1. As Hinrichs and Richter say in the introduction to their work[1], the “Borsuk's conjecture [was] believed by many to be true for some decades” (hence commonly called 'a conjecture') so “it came as a surprise when Kahn and Kalai constructed finite sets showing the contrary”. It's worth noting, however, that Karol Borsuk has formulated the problem just as a question, not suggesting the expected answer would be positive.

References

  1. Hinrichs, Aicke; Richter, Christian (28 August 2003). "New sets with large Borsuk numbers". Discrete Mathematics. Elsevier. 270 (1–3): 137–147. doi:10.1016/S0012-365X(02)00833-6.
  2. Borsuk, Karol (1933), "Drei Sätze über die n-dimensionale euklidische Sphäre" (PDF), Fundamenta Mathematicae (in German), 20: 177–190, doi:10.4064/fm-20-1-177-190
  3. Perkal, Julian (1947), "Sur la subdivision des ensembles en parties de diamètre inférieur", Colloquium Mathematicum, 2: 45
  4. Eggleston, H. G. (1955), "Covering a three-dimensional set with sets of smaller diameter", Journal of the London Mathematical Society, 30: 11–24, doi:10.1112/jlms/s1-30.1.11, MR 0067473
  5. Hadwiger, Hugo (1945), "Überdeckung einer Menge durch Mengen kleineren Durchmessers", Commentarii Mathematici Helvetici, 18 (1): 73–75, doi:10.1007/BF02568103, MR 0013901
  6. Hadwiger, Hugo (1946), "Mitteilung betreffend meine Note: Überdeckung einer Menge durch Mengen kleineren Durchmessers", Commentarii Mathematici Helvetici, 19 (1): 72–73, doi:10.1007/BF02565947, MR 0017515
  7. Riesling, A. S. (1971), "Проблема Борсука в трехмерных пространствах постоянной кривизны" [Borsuk's problem in three-dimensional spaces of constant curvature] (PDF), Ukr. Geom. Sbornik (in Russian), Kharkov State University (now National University of Kharkiv), 11: 78–83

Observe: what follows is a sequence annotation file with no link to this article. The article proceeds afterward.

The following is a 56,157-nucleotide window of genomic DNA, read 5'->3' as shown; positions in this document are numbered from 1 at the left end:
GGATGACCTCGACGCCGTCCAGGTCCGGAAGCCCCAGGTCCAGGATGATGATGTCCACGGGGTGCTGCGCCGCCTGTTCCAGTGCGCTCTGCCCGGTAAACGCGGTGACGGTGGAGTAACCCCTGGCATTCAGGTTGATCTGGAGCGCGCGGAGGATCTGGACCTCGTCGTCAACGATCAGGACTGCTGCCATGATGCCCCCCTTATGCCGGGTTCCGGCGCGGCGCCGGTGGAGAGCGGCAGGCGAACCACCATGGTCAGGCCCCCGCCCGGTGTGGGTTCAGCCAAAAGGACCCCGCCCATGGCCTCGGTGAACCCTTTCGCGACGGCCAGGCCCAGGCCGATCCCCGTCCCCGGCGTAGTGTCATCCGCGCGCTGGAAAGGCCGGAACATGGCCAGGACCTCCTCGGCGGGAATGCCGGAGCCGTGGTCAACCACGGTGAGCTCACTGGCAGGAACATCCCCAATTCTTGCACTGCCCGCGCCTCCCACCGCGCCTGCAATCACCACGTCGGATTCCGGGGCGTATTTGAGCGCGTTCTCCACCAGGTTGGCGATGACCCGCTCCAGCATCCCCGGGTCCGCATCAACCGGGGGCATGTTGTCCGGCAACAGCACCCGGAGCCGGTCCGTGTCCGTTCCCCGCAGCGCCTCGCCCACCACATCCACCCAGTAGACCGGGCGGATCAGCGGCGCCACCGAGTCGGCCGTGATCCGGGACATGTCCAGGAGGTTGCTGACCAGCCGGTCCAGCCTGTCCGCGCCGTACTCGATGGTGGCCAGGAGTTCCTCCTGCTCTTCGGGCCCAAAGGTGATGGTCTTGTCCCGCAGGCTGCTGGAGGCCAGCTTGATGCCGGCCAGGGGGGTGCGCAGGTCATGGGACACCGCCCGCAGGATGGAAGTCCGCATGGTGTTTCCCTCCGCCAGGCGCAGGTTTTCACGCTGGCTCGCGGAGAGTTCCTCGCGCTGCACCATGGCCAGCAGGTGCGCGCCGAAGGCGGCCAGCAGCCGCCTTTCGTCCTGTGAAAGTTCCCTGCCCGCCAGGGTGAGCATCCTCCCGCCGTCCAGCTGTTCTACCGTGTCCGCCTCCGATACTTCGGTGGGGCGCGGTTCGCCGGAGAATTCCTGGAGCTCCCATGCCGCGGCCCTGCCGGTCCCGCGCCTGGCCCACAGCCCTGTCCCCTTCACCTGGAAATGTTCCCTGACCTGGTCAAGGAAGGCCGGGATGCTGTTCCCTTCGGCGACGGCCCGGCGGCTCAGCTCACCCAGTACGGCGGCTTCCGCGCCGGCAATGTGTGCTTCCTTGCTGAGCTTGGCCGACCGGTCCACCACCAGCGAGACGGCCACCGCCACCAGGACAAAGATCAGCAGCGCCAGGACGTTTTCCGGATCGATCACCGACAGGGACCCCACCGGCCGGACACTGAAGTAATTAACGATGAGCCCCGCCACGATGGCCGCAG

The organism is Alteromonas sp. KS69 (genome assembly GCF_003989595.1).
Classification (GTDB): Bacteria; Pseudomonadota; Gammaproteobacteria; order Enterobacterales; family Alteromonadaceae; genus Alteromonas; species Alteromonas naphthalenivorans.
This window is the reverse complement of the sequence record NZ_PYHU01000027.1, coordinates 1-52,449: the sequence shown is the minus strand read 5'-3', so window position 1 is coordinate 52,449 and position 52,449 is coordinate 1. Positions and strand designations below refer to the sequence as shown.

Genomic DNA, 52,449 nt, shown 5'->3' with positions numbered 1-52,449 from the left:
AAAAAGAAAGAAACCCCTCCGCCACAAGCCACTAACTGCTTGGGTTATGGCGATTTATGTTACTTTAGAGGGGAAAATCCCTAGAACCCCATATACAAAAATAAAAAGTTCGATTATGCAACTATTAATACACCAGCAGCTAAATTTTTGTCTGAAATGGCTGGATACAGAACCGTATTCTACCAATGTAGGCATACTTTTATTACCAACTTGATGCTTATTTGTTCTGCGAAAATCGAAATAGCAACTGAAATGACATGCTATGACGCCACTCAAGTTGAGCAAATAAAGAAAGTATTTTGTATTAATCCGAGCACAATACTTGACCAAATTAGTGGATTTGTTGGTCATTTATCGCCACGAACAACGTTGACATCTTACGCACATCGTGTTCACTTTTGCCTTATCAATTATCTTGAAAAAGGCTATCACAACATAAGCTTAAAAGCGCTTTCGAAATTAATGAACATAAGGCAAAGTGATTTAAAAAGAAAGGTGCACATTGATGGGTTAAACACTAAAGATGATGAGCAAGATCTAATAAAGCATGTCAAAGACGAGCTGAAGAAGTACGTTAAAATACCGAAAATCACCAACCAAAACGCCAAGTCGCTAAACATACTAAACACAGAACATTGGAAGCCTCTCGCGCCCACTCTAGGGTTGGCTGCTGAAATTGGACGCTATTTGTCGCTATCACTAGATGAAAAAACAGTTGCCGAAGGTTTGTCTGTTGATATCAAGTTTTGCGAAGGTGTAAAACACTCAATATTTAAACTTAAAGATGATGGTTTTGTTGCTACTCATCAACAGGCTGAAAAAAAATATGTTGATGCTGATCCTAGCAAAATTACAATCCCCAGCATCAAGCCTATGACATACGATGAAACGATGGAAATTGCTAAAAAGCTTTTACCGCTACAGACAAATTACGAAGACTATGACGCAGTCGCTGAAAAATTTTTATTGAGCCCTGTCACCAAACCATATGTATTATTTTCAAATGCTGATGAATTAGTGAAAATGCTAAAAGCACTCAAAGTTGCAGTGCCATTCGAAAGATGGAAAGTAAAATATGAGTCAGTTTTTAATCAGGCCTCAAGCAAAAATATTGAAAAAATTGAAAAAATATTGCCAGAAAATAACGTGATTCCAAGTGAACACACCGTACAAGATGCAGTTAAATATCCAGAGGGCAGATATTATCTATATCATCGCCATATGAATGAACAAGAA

8. Dekster, Boris (1995), "The Borsuk conjecture holds for bodies of revolution", Journal of Geometry, 52 (1–2): 64–73, doi:10.1007/BF01406827, MR 1317256
  9. Kahn, Jeff; Kalai, Gil (1993), "A counterexample to Borsuk's conjecture", Bulletin of the American Mathematical Society, 29 (1): 60–62, arXiv:math/9307229, doi:10.1090/S0273-0979-1993-00398-7, MR 1193538
  10. Weißbach, Bernulf (2000), "Sets with Large Borsuk Number" (PDF), Beiträge zur Algebra und Geometrie, 41 (2): 417–423
  11. Jenrich, Thomas (2018), On the counterexamples to Borsuk's conjecture by Kahn and Kalai, arXiv:1809.09612v4
  12. Bondarenko, Andriy V. (2013), On Borsuk's conjecture for two-distance sets, arXiv:1305.2584, Bibcode:2013arXiv1305.2584B
  13. Bondarenko, Andriy (2014), "On Borsuk's Conjecture for Two-Distance Sets", Discrete & Computational Geometry, 51 (3): 509–515, arXiv:1305.2584, doi:10.1007/s00454-014-9579-4, MR 3201240
  14. Jenrich, Thomas (2013), A 64-dimensional two-distance counterexample to Borsuk's conjecture, arXiv:1308.0206, Bibcode:2013arXiv1308.0206J
  15. Jenrich, Thomas; Brouwer, Andries E. (2014), "A 64-Dimensional Counterexample to Borsuk's Conjecture", Electronic Journal of Combinatorics, 21 (4): #P4.29, MR 3292266
  16. Schramm, Oded (1988), "Illuminating sets of constant width", Mathematika, 35 (2): 180–189, doi:10.1112/S0025579300015175, MR 0986627
  17. Alon, Noga (2002), "Discrete mathematics: methods and challenges", Proceedings of the International Congress of Mathematicians, Beijing, 1: 119–135, arXiv:math/0212390, Bibcode:2002math.....12390A

Further reading